28 January 2011

Movie Review: The Dilemma


The Dilemma
2011, 111mins, 15
Director: Ron Howard
Writer: Allan Loeb
Cast includes: Vince Vaughn, Kevin James, Winona Ryder, Jennifer Connelly, Channing Tatum
UK Release Date: 21st January 2011

Seriously, when was the last time you laughed at Vince Vaughn? Probably somewhere around 2006 I’d imagine. The cherubic comic hasn’t exactly been on storming form during the last few years, his CV having become peppered with ghastly outings such as “Fred Claus” and “Couples Retreat”. Director Ron Howard hasn’t recently exhibited much of a feel for quality control either, the once celebrated filmmaker having become notably obsessed with adapting the dubious literary works of Dan Brown. Thankfully “The Dilemma” marks an immediate improvement for both, albeit praise doesn’t really get any fainter. I appreciate that with this picture Howard tries to do something a little more ambitious with the bromance genre, but sadly very little of it actually pays off.

Ronny (Vince Vaughn) and Nick (Kevin James) are best friends and business partners, the two heading up a small engine design company. Their firm is granted the chance to fashion an electric engine for Dodge, thus placing mechanical wizard Nick under a lot of stress. However Ronny has a very toxic problem of his own, having accidentally spied Nick’s wife Geneva (Winona Ryder) messing around with a younger man (Channing Tatum, displaying robust comic chops). Desperate to preserve Nick’s happiness and their company’s chance of success, Ronny attempts to resolve the issue himself, a decision that leaves his own life in disarray and his relationship with girlfriend Beth (Jennifer Connelly) on knife-edge.

“The Dilemma” is remarkably light on laughs, but under Howard’s gaze that almost seems intentional. It’s interesting to watch how rarely the film lunges for comedic gratification, instead focusing on internal angst and dysfunctional relationships. The goofball and slapstick tone promised by the film’s promotional material just isn’t present, rendering “The Dilemma” something of a surprise upon viewing. Sadly the movie’s introspective elements aren’t fleshed out adequately enough to fully engage, leaving the film uncertain as to what demographic it’s looking to satisfy. In truth “The Dilemma” barely functions as either comedy or drama, only small snippets of the picture hitting the homeruns its creators were aiming for.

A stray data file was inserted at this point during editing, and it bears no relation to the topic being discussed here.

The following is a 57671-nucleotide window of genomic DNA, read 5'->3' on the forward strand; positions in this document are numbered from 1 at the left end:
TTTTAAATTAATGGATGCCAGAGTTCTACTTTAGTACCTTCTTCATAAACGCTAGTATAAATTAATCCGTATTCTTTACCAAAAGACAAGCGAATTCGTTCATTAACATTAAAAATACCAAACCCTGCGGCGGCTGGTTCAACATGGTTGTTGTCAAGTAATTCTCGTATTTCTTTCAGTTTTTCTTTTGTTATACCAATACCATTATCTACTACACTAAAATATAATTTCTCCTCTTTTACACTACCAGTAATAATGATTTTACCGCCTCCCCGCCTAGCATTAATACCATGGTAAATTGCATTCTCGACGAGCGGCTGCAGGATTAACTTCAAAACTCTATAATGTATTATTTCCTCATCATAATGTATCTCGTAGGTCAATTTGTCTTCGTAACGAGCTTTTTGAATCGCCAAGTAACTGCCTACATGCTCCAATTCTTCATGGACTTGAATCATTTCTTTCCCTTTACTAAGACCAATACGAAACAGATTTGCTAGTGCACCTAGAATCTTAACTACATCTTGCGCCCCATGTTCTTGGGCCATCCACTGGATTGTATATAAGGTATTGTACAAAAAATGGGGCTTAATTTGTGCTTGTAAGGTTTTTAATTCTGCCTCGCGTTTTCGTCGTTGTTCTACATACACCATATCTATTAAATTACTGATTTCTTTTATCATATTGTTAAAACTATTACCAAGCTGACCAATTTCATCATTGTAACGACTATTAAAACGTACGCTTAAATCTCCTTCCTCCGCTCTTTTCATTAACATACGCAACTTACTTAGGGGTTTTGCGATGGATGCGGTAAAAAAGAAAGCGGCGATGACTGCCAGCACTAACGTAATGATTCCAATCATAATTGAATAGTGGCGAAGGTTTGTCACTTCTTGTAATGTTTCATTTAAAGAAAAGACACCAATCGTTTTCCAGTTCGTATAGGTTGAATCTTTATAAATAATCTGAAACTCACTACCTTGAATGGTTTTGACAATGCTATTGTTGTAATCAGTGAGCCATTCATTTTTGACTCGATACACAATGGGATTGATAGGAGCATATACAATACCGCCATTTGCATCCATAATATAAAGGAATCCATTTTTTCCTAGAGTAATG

Vaughn is the best he’s been in ages, the performer actually remembering to be funny on occasion. Most of the picture’s more amusing moments stem from Vaughn’s improvisational touch or high octane energy, the sleepy jester of “Couples Retreat” is thankfully nowhere to be seen. Vaughn also acquits himself modestly during the movie’s more dramatic moments, convincing as a man strangled by an undesirable truth. Less impressive is Kevin James, a chap who is quickly turning into one of Hollywood’s dullest leading men. The portly comedian stumbles around the picture failing to solicit giggles or sympathy, reusing the same beats he’s deployed in most of his big screen work. Jennifer Connelly is underused as Beth (although when given a chance she shines); leaving Winona Ryder to wrestle with the picture’s most confused entity. Whilst Ryder does perfectly fine, the screenwriters seem incapable of creating a consistent character for her to inhabit, Geneva swinging from remorseful innocent to crazy bitch much too hastily. I liked the performance, but the writing is suspect.

Howard attempts to inject a little visual fizz into proceedings, using flashbacks in an unusually artistic fashion for such a broad mainstream affair. Similarly the director’s comic timing is impeccable when it’s called upon, although that probably isn’t regularly enough. The department in which Howard fumbles is pacing, the picture running 20 minutes too long. There are facets of “The Dilemma” that could easily be cut without damaging the overall product, concepts such as Ronny’s previous gambling problem and his gratingly useless sister adding nothing to proceedings but unwanted beefiness. Due to the film’s patchiness, the finale isn’t leant much in the way of resonance, after all only a handful of the film’s more emotionally sincere sequences actually work. One involving Vaughn and Connelly having an argument in a kitchen is an indication of how sharp this product might have been with a little added stamina, but sadly “The Dilemma” is swamped by instances of cheesy reconciliation and overwrought histrionics.

The film is definitely a disappointment, although it never approaches the awfulness of some of Vaughn’s more cancerous career choices. Howard nearly twists the material into something resembling a rewarding film, but falls short at a few crucial junctures. It’s a melodramatic and only periodically witty ride.

A Review by Daniel Kelly, 2011


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